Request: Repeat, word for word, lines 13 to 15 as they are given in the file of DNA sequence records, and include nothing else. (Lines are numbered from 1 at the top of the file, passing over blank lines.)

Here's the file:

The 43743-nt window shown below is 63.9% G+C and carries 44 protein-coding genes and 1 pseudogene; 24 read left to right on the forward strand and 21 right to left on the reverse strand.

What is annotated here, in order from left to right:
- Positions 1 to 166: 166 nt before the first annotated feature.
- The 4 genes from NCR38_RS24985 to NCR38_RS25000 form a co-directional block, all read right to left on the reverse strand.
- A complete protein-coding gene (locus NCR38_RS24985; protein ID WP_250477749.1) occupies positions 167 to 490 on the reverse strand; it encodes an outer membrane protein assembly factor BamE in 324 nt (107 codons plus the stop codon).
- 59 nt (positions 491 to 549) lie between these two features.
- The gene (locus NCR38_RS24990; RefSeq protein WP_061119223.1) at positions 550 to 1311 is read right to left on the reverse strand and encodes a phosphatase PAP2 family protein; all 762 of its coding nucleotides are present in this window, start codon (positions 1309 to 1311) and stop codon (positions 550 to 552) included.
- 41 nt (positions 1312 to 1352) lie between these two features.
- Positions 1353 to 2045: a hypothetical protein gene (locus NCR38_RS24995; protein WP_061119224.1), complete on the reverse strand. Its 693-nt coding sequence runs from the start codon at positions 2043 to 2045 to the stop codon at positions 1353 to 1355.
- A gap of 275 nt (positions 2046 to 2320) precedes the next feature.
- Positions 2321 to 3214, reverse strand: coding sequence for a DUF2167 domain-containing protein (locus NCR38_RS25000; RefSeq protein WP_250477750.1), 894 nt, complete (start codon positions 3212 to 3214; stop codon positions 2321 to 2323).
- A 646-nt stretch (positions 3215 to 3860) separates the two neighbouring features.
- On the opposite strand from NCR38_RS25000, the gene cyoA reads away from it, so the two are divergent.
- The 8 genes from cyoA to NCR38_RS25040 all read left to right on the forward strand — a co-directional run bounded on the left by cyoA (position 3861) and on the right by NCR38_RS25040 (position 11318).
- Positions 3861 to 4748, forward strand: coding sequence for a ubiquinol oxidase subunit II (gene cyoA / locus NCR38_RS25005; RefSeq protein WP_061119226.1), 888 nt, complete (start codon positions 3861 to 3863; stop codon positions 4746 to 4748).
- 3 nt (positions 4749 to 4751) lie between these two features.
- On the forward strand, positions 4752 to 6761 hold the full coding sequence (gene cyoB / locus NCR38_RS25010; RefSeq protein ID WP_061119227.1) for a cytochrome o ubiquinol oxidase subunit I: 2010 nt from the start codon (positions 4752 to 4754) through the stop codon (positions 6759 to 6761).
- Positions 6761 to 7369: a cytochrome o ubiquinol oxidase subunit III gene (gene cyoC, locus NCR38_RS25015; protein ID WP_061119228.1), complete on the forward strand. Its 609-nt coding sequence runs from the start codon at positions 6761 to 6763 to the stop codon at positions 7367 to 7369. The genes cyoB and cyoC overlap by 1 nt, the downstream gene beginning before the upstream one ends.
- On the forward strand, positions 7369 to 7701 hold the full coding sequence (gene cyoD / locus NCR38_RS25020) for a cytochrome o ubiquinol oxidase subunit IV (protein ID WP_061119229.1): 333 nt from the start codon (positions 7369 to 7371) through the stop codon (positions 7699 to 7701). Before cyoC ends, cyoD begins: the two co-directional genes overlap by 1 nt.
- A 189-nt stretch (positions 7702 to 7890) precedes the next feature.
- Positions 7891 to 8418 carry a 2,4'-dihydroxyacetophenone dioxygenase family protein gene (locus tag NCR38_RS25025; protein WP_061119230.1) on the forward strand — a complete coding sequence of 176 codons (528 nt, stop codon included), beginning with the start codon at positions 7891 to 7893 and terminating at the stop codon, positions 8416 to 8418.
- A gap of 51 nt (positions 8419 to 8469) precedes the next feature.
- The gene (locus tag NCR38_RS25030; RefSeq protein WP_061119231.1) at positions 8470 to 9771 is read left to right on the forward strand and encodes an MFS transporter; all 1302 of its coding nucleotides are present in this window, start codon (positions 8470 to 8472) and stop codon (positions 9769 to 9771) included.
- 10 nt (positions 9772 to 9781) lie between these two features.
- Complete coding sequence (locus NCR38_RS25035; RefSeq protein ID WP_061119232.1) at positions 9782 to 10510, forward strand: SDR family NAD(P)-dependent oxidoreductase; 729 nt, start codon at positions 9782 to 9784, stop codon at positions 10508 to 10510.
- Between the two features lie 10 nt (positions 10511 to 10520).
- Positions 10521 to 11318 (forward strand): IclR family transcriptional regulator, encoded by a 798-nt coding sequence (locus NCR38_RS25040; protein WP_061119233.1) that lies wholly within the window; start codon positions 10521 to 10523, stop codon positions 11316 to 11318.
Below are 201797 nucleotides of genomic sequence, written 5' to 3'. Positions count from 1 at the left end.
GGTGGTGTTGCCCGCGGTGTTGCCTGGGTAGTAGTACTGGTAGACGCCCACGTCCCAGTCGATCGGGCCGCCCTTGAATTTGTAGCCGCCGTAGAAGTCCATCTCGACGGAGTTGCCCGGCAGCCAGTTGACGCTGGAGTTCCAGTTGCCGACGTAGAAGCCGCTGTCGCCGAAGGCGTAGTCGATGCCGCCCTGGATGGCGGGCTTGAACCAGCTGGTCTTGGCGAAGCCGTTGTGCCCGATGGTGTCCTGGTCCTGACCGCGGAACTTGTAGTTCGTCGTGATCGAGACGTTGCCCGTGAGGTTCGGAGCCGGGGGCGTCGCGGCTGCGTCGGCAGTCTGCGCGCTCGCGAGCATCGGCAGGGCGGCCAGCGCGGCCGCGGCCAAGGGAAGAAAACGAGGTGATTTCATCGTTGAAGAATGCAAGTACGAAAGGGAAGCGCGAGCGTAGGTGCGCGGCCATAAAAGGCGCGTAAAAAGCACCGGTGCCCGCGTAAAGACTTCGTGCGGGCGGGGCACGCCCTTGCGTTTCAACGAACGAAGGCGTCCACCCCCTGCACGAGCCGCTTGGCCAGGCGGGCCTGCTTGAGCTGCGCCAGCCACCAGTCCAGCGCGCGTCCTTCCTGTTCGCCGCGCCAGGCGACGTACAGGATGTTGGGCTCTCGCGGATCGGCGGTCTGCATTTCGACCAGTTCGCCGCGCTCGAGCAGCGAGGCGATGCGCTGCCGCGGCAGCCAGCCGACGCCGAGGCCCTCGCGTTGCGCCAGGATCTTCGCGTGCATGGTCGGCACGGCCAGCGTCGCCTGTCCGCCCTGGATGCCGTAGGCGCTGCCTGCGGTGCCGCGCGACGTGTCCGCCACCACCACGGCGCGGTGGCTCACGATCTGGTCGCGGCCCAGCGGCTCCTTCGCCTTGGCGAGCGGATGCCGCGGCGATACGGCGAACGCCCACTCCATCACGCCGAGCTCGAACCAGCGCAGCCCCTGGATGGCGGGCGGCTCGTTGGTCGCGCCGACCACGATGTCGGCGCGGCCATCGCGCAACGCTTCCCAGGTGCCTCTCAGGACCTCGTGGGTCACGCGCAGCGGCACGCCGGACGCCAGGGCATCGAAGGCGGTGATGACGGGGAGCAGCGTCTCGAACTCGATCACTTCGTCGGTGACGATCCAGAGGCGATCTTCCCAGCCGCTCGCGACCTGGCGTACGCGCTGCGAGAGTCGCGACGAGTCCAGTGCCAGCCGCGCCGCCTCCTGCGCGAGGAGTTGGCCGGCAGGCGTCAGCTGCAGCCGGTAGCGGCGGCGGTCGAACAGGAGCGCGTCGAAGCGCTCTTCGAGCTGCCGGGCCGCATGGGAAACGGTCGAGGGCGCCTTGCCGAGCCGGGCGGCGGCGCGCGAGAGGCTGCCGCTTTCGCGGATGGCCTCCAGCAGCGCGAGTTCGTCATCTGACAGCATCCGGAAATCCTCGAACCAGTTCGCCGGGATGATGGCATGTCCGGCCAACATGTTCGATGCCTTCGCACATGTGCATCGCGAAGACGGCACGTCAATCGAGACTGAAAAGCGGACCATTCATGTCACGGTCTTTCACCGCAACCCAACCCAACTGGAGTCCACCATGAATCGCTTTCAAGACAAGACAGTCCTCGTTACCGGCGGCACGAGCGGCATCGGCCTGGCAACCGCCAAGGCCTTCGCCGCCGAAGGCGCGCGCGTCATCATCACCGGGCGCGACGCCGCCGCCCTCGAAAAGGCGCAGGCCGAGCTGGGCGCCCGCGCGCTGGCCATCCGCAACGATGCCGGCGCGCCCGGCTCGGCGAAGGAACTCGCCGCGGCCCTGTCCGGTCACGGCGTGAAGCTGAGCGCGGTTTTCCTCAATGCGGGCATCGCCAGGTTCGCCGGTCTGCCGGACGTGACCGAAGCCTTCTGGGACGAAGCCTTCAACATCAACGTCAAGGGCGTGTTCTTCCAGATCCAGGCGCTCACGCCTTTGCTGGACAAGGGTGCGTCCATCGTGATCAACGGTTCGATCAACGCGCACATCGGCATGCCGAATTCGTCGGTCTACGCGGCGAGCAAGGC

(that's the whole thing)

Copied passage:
- On the opposite strand from NCR38_RS25000, the gene cyoA reads away from it, so the two are divergent.
- The 8 genes from cyoA to NCR38_RS25040 all read left to right on the forward strand — a co-directional run bounded on the left by cyoA (position 3861) and on the right by NCR38_RS25040 (position 11318).
- Positions 3861 to 4748, forward strand: coding sequence for a ubiquinol oxidase subunit II (gene cyoA / locus NCR38_RS25005; RefSeq protein WP_061119226.1), 888 nt, complete (start codon positions 3861 to 3863; stop codon positions 4746 to 4748).